The NCAA Tournament’s growth in the last 10 years is having a minimizing impact on the games that precede it. While the tournament brings in an audience of hoop fans, casual observers, hard-core gamblers, and the random office pool participants, everything prior lacks buzz. The disparity is more clear in college hoops than any other major American team sport.
One online gambling source (who declined to be identified) said the Big Dance draws in more money in gambling than the Super Bowl. Only a Presidential Election drew more action than March Madness. Still, that source also said that no regular-season game or conference tourney draws anything more (and usually significantly less) than a regular-season NBA game.
“The ecosystem around March Madness is what makes it so special, and so appealing to casual fans, many of whom pay scant attention to the regular college hoops season,“ said Tom Richardson, SVP of Strategy at Mercury Intermedia & digital media professor in Columbia University’s Sports Management Graduate Program.
The ratings are difficult to pin down as streaming is also impacting live sports viewership. Rather than dispute linear television with cord-cutters, I used my contacts in online gambling as a more proper gauge.
The impact of gambling on the tournament can be traced back to the proliferation of smartphones. Even before it was legal, having a pocket computer on your living room couch only enhanced the viewing experience. The only difference between the NFL and the Big Dance is that viewership soared during the regular season for pro football. But college basketball games in January and February with big implications were tiny compared to September and October football games – both college and pro.
There are still basketball-heavy markets, but the country just wants to see the Big Dance.
Raleigh talk show host Joe Ovies has a distinctly different perspective than I do. I live in New Jersey, not a hotbed of college hoops like North Carolina.
“That’s kind of how it’s become in college basketball in that top-level stars kind of dissipate over time,” Ovies said. “You aren’t going to have a Zion Williamson dominating the conversation anymore. It’s kind of going to that place.”
A lack of stars impacts regular season viewing. March Madness will be trending with or without them.
This is why this week marking the one-year anniversary of the Covid-19 lockdown impacted college basketball more than any other sport.
After the NBA suspended its’ season, the NCAA was in the midst of conference tourneys. Some canceled right away. (I will never forget ESPN’s Jay Bilas screaming that the ACC should call it while players were shooting around behind him). Others, within a day. (The Big East played a half of one game before stopping.) Then, the shocking, sudden announcement that the NCAA Tournament for 2020 was called off, due to this then-new pandemic.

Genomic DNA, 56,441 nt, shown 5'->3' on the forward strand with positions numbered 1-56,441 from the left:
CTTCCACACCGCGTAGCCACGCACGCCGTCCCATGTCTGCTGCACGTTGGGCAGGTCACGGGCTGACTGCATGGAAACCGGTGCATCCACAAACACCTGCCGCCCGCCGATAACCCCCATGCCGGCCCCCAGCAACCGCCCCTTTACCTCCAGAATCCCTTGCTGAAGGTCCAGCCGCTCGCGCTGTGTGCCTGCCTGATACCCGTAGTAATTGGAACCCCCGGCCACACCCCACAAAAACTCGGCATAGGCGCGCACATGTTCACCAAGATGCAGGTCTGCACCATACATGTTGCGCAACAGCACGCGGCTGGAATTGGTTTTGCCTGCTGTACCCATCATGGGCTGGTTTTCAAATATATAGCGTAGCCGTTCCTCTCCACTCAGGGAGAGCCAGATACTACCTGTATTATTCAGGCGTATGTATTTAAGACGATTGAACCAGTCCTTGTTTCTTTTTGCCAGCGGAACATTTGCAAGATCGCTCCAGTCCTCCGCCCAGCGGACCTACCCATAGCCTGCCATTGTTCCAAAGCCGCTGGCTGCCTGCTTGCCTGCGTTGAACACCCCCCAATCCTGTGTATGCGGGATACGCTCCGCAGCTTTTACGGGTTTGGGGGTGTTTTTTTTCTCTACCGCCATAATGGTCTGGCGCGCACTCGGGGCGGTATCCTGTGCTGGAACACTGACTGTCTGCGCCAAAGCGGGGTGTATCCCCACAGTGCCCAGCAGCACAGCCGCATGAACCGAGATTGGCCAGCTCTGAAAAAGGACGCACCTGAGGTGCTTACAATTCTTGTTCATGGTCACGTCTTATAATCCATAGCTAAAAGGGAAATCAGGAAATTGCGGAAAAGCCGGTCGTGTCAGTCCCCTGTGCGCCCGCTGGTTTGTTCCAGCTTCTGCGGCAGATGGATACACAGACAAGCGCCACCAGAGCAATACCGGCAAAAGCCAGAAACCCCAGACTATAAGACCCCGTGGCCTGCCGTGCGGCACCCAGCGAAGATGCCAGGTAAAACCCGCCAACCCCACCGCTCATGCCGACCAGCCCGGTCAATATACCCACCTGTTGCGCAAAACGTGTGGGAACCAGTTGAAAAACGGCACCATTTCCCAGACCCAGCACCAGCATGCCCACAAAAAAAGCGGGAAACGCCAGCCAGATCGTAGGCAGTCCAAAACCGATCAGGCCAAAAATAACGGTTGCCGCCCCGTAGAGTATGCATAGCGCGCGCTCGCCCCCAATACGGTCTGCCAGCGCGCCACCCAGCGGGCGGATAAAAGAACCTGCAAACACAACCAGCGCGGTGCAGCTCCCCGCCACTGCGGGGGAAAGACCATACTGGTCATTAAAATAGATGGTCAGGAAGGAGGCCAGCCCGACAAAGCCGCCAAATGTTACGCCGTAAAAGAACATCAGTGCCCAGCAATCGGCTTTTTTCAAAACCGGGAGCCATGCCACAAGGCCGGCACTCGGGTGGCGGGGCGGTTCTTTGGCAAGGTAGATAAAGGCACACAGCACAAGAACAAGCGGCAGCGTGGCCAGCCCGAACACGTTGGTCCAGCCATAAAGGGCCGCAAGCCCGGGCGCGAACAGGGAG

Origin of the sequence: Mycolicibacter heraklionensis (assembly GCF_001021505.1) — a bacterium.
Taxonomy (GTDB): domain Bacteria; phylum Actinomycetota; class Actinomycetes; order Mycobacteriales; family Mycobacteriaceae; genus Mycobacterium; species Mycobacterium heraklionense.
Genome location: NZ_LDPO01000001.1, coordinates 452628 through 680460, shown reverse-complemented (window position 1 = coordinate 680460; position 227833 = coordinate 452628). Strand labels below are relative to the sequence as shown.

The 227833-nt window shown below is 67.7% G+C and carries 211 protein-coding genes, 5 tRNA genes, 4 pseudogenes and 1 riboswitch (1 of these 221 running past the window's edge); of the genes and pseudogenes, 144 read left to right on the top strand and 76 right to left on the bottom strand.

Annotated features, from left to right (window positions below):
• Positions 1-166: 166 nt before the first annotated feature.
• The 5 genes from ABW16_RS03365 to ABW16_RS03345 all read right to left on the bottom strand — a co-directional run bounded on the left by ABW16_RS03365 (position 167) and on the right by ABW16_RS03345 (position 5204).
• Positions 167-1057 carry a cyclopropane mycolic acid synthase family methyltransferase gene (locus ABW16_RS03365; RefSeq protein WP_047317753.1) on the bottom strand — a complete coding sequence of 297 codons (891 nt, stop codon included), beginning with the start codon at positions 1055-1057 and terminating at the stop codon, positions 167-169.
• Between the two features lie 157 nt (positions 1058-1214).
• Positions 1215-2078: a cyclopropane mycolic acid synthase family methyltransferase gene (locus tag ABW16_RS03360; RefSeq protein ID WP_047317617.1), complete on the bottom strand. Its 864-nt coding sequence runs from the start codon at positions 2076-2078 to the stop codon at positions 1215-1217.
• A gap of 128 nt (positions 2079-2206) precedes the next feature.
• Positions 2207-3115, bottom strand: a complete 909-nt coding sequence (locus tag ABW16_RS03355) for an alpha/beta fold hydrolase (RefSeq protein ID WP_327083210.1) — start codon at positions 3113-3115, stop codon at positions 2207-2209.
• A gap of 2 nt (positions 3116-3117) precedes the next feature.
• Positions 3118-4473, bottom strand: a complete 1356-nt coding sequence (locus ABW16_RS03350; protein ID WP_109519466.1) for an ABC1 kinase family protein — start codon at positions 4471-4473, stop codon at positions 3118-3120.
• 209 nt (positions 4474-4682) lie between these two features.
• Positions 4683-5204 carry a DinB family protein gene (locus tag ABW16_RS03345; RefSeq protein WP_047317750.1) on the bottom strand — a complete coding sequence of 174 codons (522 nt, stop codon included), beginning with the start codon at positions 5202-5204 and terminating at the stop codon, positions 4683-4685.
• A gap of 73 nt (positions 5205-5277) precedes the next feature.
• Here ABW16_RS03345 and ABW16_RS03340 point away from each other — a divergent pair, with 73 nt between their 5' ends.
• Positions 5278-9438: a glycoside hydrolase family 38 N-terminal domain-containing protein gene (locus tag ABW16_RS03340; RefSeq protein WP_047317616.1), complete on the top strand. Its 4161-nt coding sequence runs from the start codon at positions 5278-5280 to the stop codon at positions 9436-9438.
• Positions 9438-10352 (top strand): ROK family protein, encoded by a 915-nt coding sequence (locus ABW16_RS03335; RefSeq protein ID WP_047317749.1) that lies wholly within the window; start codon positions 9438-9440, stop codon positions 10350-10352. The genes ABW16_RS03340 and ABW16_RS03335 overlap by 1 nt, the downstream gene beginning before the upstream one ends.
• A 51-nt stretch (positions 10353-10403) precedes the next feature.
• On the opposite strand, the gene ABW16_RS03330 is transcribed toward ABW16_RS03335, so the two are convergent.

ESPN’s Scott Van Belt told Barrett Sports Media in March 2020 that, “nothing will ever take the sting away from not getting to play this tournament. Nothing.”
The NBA and NHL returned months later with unique “bubble” playoff formats in Orlando and Canada respectively. Major League Baseball did pull off a 60-game “hodgepodge” season complete with Covid outbreaks and more fighting between players and owners. The NFL was defiant. In May, the league put out a schedule saying they would start on time, and despite some fancy schedule maneuvering, they played a complete season.
College basketball had none of that. The most bet-on sporting event was shut down. Teams did not return until the next season. This season has featured many cancelations and many games with no fans. Still, that is just a fraction of the revenue. The Tournament is on, and no sport needs it more than college hoops.
“The bracket challenges, the betting, the games during the day, the unpredictability… All that makes it a hugely popular and important event on the American sports calendar,” said Richardson. “And the timing is such is that it’s always a very welcome reminder that winter is over, and spring is almost here.”
The name “Big Dance” is almost a misnomer. Gigantic Dance. Tremendous Dance might be a better name for it.
Reading this column may remind someone to check in on their office pool, or online friends’ bracket challenges.
It’s the first time in two full calendar years, March of 2019, since Virginia beat Texas Tech in OT in Minneapolis. Seems like a lifetime ago.
Don’t Make Assumptions to Fit Your Sports Opinions
Curiosity leads to asking questions instead of making assumptions.
I also thought San Francisco 49ers offensive coordinator Mike McDaniel was white.